By Tom Costello
WASHINGTON (NBC) -- Consumer Reports magazine reveals it's latest research into arsenic levels in apple and grape juice -- may cause some parents to think twice before pouring a glass.
Of the eighty-eight samples tested, by Consumer Reports, ten percent had total arsenic levels that exceeded federal drinking water standards.
Unlike water, there are no federal limits set for juice.
"I don't understand how there could possibly be such a thing in something so natural," says Valerie Spencer, a mother.
"If it's to the point where it's causing harm to her development, definitely I would stop," says Roberta Eiermann, mother.
This isn't the first time apple juice has been in the headlines.
"I'm worried about it as a father of four," says Dr. Oz.
In September, Dr. Oz announced findings from his own study of arsenic levels in apple juice.
"Some of the best known brands in America have arsenic in their apple juice," says Dr. Oz.
An independent lab, hired by "The Doctor Oz Show", found one third of the tested samples to have arsenic levels higher than what the EPA allows in drinking water.
The FDA took issue with Dr. Oz's findings saying the study didn't differentiate between the two types of arsenic - organic and inorganic.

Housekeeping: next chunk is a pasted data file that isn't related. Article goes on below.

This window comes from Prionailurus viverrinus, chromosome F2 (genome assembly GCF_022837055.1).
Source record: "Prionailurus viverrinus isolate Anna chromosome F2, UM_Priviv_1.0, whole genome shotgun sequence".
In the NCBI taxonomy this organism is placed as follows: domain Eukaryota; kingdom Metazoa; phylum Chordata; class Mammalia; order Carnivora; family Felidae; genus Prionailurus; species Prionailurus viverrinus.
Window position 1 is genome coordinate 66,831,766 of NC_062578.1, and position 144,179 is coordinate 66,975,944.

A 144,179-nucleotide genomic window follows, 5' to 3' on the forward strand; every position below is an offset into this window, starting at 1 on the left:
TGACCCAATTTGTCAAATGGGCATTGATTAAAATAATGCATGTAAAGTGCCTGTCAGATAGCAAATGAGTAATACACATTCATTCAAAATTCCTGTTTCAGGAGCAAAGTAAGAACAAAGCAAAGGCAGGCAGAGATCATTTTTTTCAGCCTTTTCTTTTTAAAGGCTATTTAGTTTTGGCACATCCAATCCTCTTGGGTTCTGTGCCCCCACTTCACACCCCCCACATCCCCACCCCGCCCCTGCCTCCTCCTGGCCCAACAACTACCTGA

Now, Consumer Reports says it does make the distinction, adding, "most of that arsenic (it found) was inorganic arsenic, a known carcinogen."
In September, the FDA insisted apple juice is safe.
"Our testing found that lot of juice has such a small amount of arsenic in it that it would be no concern what so ever," says Don Zick, Senior Science Advisor for FDA Safety and Applied Nutrition.
The FDA still stands by that but in a statement to NBC News it now says it is conducting more tests "to help determine if a guidance level can be established that will reduce consumer's exposure to arsenic in apple juice."
Meanwhile, the juice products association, says it's committed to following federal guidelines as it has for decades.
Adding, comparing arsenic in apple juice to water is "not appropriate" and "regulatory agencies have set lower thresholds for drinking water than for food and other beverages because people consume larger amounts of water."
Meanwhile, Consumer Reports does not suggest erasing juice from your child's diet.
The American Academy of Pediatrics suggests diluting juice with water and limiting consumption: 4 to 6 ounces per day for children under six and no more than eight to twelve ounces for older children.
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